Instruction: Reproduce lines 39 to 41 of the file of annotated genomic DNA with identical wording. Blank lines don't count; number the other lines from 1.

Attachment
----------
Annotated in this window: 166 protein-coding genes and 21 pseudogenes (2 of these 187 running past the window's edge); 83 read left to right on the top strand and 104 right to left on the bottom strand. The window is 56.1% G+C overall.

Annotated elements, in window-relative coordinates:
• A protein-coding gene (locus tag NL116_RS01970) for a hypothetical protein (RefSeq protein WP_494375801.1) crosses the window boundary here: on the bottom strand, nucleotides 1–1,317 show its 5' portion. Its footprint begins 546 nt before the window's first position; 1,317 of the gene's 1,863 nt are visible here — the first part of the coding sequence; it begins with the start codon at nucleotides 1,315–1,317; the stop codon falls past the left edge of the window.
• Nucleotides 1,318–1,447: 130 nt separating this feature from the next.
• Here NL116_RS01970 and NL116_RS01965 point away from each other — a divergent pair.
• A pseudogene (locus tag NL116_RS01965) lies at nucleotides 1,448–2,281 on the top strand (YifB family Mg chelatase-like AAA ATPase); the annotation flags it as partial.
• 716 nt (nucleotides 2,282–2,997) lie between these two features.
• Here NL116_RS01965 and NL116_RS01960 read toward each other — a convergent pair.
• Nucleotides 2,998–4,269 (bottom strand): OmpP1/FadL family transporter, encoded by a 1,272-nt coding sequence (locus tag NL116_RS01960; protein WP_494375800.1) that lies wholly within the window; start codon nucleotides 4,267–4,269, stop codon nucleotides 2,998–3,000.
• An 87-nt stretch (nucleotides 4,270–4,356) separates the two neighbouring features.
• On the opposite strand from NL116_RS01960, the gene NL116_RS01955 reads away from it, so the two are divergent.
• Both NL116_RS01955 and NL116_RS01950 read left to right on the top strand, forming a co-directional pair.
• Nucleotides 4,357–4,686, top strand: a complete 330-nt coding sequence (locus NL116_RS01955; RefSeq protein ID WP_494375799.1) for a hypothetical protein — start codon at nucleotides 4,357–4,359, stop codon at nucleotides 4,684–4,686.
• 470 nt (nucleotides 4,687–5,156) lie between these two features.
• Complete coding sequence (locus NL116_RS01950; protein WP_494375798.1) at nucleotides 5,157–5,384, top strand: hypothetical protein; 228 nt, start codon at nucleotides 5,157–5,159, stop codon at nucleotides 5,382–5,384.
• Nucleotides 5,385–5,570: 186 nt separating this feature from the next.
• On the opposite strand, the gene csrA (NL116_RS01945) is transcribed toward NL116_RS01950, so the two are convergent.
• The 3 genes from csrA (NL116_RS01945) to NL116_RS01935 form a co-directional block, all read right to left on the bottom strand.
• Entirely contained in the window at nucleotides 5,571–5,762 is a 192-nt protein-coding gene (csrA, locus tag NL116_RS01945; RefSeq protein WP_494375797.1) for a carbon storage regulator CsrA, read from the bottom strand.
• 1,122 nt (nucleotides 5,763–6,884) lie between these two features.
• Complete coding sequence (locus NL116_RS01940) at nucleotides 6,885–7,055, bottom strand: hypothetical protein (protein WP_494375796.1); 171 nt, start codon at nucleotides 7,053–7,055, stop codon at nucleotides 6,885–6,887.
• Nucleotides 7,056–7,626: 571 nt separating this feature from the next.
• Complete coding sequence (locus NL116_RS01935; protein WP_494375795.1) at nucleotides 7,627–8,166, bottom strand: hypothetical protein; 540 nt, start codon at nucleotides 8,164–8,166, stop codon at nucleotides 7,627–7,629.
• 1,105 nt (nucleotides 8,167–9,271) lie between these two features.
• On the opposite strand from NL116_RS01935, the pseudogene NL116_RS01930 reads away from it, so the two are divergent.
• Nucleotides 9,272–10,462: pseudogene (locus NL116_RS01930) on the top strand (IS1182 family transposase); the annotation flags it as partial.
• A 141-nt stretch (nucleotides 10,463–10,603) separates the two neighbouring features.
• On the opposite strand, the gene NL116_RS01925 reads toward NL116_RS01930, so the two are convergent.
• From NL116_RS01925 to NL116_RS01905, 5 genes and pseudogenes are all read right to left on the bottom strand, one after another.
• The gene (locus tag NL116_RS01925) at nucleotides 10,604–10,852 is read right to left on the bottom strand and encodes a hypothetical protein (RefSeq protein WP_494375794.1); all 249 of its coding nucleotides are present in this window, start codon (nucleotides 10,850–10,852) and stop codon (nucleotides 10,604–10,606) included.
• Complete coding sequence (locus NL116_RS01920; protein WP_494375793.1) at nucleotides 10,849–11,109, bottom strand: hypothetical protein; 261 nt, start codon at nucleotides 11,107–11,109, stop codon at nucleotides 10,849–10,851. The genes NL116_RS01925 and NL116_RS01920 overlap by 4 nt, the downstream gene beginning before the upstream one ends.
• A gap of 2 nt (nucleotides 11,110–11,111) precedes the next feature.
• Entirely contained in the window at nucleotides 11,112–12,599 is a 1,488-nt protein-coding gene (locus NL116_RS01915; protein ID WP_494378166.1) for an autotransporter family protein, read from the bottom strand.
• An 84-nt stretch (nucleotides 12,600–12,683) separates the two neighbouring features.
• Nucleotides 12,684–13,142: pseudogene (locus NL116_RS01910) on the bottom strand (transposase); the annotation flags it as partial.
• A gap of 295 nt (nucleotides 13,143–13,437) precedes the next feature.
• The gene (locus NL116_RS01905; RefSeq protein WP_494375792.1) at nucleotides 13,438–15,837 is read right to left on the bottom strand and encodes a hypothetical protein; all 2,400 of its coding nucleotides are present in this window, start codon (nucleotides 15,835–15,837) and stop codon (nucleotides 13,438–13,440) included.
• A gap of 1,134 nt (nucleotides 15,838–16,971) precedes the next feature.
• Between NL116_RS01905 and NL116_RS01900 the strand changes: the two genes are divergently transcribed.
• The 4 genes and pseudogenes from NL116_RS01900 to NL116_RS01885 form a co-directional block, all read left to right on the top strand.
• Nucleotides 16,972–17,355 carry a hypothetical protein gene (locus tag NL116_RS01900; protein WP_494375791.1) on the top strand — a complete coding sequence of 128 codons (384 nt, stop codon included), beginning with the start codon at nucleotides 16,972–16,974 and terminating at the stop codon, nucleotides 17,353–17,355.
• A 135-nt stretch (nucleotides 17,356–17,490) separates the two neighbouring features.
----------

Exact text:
• Between NL116_RS01905 and NL116_RS01900 the strand changes: the two genes are divergently transcribed.
• The 4 genes and pseudogenes from NL116_RS01900 to NL116_RS01885 form a co-directional block, all read left to right on the top strand.
• Nucleotides 16,972–17,355 carry a hypothetical protein gene (locus tag NL116_RS01900; protein WP_494375791.1) on the top strand — a complete coding sequence of 128 codons (384 nt, stop codon included), beginning with the start codon at nucleotides 16,972–16,974 and terminating at the stop codon, nucleotides 17,353–17,355.